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Old 02-12-2013, 10:32 PM   #1 (permalink)
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Default Importance of Mid-layer in overall breathability?

Does is matter how good your outer shell is breath ability wise if your mid-layer doesn't wick moisture that well?

My upper body tends to sweat alot and I'm wondering if I should upgrade my shell or my mid-layer.

I've been wearing UA cold gear compression shirt as my base layer, The North Face jacket for the outer shell (HyVent 2L shell) which has a 17K rating and a old TNF fleece jacket as my mid layer.

Should I upgrade my outer shell to a Gore-Tex jacket or upgrade to a higher performance mid-layer?

I'm wondering what would help more as far as keeping me dry from sweating.
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Old 02-12-2013, 10:50 PM   #2 (permalink)
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Before I ran out and bought something new, I'd try washing your gear in Nikwax Tech Wash to see if it isn't some old detergent residue reducing the breathability. Beyond that, base and mid layers are generally cheaper than shells, so I'd start there. My favorite stuff for either base or mid layers is Polartec Power Stretch. They also have a product called Power Dry that may be an improvement for you, which is what Patagonia uses in Capilene 3 and 4. You could also consider switching to a softshell instead of a hardshell when you don't need absolute waterproofness (and you generally don't, unless you're out in the rain or slush or wallowing around in wet snow).

Or maybe you're just dressing too warm in the first place. What kind of temperatures are you wearing all that stuff in? If I was wearing what you're wearing in anything over about 20F I'd be sweating my butt off, personally. Even the best technical clothing can only do so much. Overdressing to the point of serious sweating is going to feel clammy (and eventually cold) no matter what fancy clothes you're wearing.

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Old 02-12-2013, 10:57 PM   #3 (permalink)
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old TNF fleece jacket as my mid layer.
My guess is that thing doesn't pass moisture for beans. We talking about you just bumming around the resort here? I'd definitely try and find a better mid-layer before shelling out hundreds of dollars on a gore-tex jacket, or just not wear so many layers. This is one of those times where backcountry or REI would be super useful since you could return the item if you still sweat up a storm.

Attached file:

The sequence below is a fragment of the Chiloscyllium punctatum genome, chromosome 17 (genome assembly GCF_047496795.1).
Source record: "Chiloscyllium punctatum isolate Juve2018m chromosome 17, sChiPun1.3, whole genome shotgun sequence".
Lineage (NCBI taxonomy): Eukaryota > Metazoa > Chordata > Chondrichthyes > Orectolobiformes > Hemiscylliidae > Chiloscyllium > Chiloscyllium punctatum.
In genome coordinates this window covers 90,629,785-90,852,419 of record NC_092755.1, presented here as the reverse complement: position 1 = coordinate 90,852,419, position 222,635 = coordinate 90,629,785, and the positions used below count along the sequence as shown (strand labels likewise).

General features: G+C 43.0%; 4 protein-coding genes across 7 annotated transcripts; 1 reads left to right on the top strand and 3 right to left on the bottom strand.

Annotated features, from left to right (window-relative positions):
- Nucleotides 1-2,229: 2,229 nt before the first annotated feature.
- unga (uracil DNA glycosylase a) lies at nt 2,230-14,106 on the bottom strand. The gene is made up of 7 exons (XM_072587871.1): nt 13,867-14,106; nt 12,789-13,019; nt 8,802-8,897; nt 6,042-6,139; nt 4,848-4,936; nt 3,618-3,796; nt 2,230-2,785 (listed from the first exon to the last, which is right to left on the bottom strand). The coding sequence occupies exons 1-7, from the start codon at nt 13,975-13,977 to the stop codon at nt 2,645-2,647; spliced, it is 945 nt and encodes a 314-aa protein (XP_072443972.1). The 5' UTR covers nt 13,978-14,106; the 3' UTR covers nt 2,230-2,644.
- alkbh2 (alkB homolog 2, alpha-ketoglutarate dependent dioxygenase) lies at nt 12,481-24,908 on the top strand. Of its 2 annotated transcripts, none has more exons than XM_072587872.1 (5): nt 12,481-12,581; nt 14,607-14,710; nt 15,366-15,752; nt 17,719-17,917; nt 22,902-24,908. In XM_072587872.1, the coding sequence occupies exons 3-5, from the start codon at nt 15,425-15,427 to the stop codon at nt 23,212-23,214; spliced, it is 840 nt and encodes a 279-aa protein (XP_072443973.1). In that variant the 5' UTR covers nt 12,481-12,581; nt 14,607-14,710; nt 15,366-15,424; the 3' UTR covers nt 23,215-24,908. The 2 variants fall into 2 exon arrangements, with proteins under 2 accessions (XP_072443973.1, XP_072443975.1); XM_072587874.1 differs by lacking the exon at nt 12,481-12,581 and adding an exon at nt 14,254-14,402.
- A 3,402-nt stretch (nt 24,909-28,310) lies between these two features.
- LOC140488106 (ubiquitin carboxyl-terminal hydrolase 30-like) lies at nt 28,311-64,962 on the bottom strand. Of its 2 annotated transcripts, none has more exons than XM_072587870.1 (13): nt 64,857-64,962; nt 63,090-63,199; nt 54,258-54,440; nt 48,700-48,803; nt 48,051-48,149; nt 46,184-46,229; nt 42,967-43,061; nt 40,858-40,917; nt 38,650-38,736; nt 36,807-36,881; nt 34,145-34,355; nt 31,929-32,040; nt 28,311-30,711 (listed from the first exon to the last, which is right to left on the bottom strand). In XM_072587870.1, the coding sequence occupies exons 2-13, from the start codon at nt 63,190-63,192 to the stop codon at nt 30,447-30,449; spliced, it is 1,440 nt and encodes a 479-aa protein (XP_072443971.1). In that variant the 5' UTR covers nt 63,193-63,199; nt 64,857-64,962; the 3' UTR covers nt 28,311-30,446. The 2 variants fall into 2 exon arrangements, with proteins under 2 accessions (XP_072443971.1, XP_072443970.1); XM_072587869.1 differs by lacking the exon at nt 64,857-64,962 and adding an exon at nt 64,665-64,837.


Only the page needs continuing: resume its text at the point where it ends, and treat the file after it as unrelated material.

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Old 02-12-2013, 11:57 PM   #4 (permalink)
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Before I ran out and bought something new, I'd try washing your gear in Nikwax Tech Wash to see if it isn't some old detergent residue reducing the breathability. Beyond that, base and mid layers are generally cheaper than shells, so I'd start there. My favorite stuff for either base or mid layers is Polartec Power Stretch. They also have a product called Power Dry that may be an improvement for you, which is what Patagonia uses in Capilene 3 and 4. You could also consider switching to a softshell instead of a hardshell when you don't need absolute waterproofness (and you generally don't, unless you're out in the rain or slush or wallowing around in wet snow).

Or maybe you're just dressing too warm in the first place. What kind of temperatures are you wearing all that stuff in? If I was wearing what you're wearing in anything over about 20F I'd be sweating my butt off, personally. Even the best technical clothing can only do so much. Overdressing to the point of serious sweating is going to feel clammy (and eventually cold) no matter what fancy clothes you're wearing.
I do wash my outer shell and pants in Nikwax Tech Wash. I use Penguin detergent for all other layers. Penguin wash is equivalent to Nikwax base wash.

I even sweat when it's cold out. I was riding few days this year when it was around 17F with wind chill of 3F and I was still wet.

thanks
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Old 02-13-2013, 12:01 AM   #5 (permalink)